Mutations within the lysosomal enzyme ?-glucocerebrosidase (GC) result in Gaucher disease and represent a major risk factor for developing Parkinson disease (PD). Loss of GC activity leads to accumulation of its substrate glucosylceramide and ?-synuclein. Since lysosomal activity of GC is tightly linked to expression of its trafficking receptor, the lysosomal integral membrane protein type-2 (LIMP-2), we studied ?-synuclein metabolism in LIMP-2-deficient mice. These mice showed an ?-synuclein dosage-dependent phenotype, including severe neurological impairments and premature death. In LIMP-2-deficient brains a significant reduction in GC activity led to lipid storage, disturbed autophagic/lysosomal function, and ?-synuclein accumulation mediating neurotoxicity of dopaminergic (DA) neurons, apoptotic cell death, and inflammation. Heterologous expression of LIMP-2 accelerated clearance of overexpressed ?-synuclein, possibly through increasing lysosomal GC activity. In surviving DA neurons of human PD midbrain, LIMP-2 levels were increased, probably to compensate for lysosomal GC deficiency. Therefore, we suggest that manipulating LIMP-2 expression to increase lysosomal GC activity is a promising strategy for the treatment of synucleinopathies.
Binding of renin and prorenin to the (pro)renin receptor (PRR) increases their enzymatic activity and upregulates the expression of pro-fibrotic genes in vitro. Expression of PRR is increased in the heart and kidney of hypertensive and diabetic animals, but its causative role in organ damage is still unclear. To determine whether increased expression of PRR is sufficient to induce cardiac or renal injury, we generated a mouse that constitutively overexpresses PRR by knocking-in the Atp6ap2/PRR gene in the hprt locus under the control of a CMV immediate early enhancer/chicken beta-actin promoter. Mice were backcrossed in the C57Bl/6 and FVB/N strain and studied at the age of 12 months. In spite of a 25- to 80-fold renal and up to 400-fold cardiac increase in Atp6ap2/PRR expression, we found no differences in systolic blood pressure or albuminuria between wild-type and PRR overexpressing littermates. Histological examination did not show any renal or cardiac fibrosis in mutant mice. This was supported by real-time PCR analysis of inflammatory markers as well as of pro-fibrotic genes in the kidney and collagen in cardiac tissue. To determine whether the concomitant increase of renin would trigger fibrosis, we treated PRR overexpressing mice with the angiotensin receptor-1 blocker losartan over a period of 6 weeks. Renin expression increased eightfold in the kidney but no renal injury could be detected. In conclusion, our results suggest no major role for PRR in organ damage per se or related to its function as a receptor of renin.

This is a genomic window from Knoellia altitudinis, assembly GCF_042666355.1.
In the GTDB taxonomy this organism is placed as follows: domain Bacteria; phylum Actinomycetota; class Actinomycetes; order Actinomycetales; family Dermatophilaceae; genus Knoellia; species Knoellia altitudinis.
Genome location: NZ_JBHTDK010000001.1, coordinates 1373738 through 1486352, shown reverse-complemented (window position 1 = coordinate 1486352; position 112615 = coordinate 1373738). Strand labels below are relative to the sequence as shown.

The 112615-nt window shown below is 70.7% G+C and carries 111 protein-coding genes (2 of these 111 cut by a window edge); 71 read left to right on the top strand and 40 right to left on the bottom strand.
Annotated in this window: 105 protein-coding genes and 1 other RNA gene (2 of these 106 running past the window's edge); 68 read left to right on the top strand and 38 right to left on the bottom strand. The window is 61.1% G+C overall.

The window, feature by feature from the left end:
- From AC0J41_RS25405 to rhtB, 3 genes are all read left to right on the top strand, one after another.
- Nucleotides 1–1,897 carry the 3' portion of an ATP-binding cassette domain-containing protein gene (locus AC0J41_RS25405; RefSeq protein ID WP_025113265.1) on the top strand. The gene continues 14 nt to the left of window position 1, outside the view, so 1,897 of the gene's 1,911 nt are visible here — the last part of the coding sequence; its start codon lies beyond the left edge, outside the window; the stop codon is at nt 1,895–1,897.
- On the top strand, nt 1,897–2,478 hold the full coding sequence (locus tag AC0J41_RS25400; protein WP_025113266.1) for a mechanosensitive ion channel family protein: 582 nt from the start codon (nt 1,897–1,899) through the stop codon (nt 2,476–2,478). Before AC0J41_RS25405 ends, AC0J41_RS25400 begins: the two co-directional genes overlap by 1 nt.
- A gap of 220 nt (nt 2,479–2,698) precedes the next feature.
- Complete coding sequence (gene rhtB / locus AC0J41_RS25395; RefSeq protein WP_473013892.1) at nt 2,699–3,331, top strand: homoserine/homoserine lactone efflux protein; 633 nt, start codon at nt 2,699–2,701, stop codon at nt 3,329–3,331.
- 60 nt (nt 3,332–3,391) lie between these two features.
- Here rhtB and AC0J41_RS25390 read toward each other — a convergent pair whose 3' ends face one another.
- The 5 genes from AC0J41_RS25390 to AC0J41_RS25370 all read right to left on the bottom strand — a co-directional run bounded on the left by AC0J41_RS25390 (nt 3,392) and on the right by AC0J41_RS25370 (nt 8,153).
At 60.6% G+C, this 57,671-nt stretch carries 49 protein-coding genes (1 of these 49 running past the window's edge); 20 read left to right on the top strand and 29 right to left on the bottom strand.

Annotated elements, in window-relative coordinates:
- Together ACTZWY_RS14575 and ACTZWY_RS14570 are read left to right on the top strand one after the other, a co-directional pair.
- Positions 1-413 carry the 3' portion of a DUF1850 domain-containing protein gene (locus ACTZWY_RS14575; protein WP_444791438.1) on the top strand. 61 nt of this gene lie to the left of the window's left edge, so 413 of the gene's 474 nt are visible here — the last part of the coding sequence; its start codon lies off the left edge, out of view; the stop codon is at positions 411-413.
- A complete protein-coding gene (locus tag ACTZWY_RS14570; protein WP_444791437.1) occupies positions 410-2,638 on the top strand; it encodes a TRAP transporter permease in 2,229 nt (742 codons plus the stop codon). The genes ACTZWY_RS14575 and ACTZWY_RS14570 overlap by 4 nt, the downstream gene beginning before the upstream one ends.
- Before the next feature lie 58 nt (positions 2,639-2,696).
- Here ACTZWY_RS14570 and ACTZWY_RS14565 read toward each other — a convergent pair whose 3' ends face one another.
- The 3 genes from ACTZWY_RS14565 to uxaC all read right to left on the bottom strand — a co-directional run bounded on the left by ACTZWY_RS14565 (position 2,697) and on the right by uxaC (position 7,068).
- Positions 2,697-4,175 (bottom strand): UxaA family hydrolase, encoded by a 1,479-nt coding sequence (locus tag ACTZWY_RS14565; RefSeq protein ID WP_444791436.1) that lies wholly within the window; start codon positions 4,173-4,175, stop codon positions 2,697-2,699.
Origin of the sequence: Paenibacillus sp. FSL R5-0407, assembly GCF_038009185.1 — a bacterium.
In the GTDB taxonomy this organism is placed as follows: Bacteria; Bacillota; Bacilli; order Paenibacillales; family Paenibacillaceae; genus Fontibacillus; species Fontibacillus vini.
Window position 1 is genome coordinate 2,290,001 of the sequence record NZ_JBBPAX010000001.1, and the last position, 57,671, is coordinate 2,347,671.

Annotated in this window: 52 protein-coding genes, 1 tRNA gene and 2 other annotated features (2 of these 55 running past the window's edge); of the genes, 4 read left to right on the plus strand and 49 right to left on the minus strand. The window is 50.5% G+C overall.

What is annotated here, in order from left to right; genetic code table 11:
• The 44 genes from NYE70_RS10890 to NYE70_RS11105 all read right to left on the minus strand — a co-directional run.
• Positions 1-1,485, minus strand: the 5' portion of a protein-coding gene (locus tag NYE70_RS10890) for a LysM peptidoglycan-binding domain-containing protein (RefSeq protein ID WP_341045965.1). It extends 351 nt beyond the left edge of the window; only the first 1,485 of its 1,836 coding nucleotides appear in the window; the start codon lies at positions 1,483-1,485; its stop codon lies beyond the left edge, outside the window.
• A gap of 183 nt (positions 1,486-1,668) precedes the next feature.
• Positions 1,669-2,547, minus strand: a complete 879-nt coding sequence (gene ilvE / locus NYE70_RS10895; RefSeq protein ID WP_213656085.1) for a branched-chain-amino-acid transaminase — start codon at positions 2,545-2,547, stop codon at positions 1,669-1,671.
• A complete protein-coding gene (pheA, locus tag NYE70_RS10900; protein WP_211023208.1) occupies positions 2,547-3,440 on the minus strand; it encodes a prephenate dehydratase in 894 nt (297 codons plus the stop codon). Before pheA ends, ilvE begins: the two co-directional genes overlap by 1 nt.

Fluorescence-guided surgery with 5-aminolevulinic acid (5-ALA) enables more complete resections of tumors in adults. 5-ALA elicits accumulation of fluorescent porphyrins in various cancerous tissues, which can be visualized using a modified neurosurgical microscope with blue light. Although this technique is well established in adults, it has not been investigated systematically in pediatric brain tumors. Specifically, it is unknown how quickly, how long, and to what extent various pediatric tumors accumulate fluorescence. The purpose of this study was to determine utility and time course of 5-ALA-induced fluorescence in typical pediatric brain tumors in vitro.